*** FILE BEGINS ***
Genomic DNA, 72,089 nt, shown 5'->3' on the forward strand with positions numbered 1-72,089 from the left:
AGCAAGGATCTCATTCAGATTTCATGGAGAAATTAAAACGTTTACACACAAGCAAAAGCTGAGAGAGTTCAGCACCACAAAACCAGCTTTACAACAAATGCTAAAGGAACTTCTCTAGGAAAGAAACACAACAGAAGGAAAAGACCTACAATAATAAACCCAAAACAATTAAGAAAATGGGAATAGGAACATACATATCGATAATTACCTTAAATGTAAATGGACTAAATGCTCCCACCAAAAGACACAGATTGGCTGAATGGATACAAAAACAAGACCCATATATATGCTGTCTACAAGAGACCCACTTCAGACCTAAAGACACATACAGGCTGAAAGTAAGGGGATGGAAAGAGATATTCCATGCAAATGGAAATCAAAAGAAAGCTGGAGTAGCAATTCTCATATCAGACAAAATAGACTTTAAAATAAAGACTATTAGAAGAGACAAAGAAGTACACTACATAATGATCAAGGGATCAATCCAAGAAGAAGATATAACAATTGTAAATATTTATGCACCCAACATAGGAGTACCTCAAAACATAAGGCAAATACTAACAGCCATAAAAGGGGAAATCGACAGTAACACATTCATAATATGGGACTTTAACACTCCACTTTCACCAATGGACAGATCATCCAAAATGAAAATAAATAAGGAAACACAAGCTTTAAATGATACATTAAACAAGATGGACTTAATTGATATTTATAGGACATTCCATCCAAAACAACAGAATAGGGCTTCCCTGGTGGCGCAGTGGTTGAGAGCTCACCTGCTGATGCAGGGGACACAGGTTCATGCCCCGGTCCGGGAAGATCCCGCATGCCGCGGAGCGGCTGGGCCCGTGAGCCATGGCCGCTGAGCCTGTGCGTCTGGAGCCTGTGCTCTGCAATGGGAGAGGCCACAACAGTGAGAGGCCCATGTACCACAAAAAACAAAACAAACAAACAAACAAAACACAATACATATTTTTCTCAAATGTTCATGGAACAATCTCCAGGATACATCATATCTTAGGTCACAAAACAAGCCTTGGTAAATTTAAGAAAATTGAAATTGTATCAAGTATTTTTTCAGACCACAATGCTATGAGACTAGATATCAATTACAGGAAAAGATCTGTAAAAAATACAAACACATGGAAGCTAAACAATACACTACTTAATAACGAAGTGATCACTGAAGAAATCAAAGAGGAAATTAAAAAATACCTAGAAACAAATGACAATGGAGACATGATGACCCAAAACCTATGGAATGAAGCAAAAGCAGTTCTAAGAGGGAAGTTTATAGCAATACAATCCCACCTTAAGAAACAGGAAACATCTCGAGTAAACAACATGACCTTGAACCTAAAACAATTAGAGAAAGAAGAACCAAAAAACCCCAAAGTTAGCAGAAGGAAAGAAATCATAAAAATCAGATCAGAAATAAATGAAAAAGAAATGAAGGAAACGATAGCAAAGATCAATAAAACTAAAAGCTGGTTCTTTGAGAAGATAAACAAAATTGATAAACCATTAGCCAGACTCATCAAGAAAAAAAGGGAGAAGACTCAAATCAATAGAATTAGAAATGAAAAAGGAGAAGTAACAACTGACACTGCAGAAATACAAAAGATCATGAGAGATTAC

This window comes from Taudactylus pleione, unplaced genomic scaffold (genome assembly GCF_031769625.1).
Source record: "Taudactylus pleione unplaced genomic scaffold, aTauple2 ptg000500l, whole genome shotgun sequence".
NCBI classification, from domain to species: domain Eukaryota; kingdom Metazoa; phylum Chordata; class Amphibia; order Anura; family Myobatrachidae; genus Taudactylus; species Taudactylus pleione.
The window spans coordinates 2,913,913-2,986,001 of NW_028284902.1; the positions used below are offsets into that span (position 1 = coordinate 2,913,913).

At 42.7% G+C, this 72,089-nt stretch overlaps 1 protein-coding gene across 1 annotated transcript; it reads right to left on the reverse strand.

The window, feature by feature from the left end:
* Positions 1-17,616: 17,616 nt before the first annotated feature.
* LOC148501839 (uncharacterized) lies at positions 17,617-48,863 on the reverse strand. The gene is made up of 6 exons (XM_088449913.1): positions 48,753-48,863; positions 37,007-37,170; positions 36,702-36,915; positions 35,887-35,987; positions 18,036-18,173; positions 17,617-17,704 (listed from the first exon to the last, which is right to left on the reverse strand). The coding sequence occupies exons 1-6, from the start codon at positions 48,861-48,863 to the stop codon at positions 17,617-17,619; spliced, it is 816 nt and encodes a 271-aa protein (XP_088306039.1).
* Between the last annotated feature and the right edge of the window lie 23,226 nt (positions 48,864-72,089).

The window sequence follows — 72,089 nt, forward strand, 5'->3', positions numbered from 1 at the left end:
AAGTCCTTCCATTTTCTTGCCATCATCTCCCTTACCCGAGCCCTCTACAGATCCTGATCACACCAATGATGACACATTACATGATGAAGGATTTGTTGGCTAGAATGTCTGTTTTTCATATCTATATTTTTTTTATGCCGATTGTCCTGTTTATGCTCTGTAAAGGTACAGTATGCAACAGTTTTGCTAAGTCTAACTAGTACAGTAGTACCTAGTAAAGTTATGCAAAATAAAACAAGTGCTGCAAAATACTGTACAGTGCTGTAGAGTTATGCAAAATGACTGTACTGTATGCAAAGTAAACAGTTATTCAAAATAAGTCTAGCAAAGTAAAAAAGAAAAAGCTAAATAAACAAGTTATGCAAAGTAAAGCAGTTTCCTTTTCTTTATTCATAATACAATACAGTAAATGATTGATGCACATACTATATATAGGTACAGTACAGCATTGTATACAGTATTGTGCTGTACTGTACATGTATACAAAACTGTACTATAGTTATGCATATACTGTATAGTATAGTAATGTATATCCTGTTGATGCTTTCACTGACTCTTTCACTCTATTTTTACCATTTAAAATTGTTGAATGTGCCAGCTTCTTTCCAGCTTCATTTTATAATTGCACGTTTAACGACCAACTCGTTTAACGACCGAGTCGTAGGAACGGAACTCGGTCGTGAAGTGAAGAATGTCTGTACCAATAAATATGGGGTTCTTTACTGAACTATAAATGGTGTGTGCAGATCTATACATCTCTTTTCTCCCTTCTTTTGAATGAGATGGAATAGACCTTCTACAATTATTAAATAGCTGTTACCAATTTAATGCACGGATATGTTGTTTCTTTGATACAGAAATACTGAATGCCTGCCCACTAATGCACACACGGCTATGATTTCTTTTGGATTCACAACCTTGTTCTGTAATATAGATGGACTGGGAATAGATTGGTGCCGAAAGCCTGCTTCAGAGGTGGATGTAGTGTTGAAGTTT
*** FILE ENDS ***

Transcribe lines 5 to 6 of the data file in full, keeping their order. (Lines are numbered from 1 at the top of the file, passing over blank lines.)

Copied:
NCBI classification, from domain to species: domain Eukaryota; kingdom Metazoa; phylum Chordata; class Amphibia; order Anura; family Myobatrachidae; genus Taudactylus; species Taudactylus pleione.
The window spans coordinates 2,913,913-2,986,001 of NW_028284902.1; the positions used below are offsets into that span (position 1 = coordinate 2,913,913).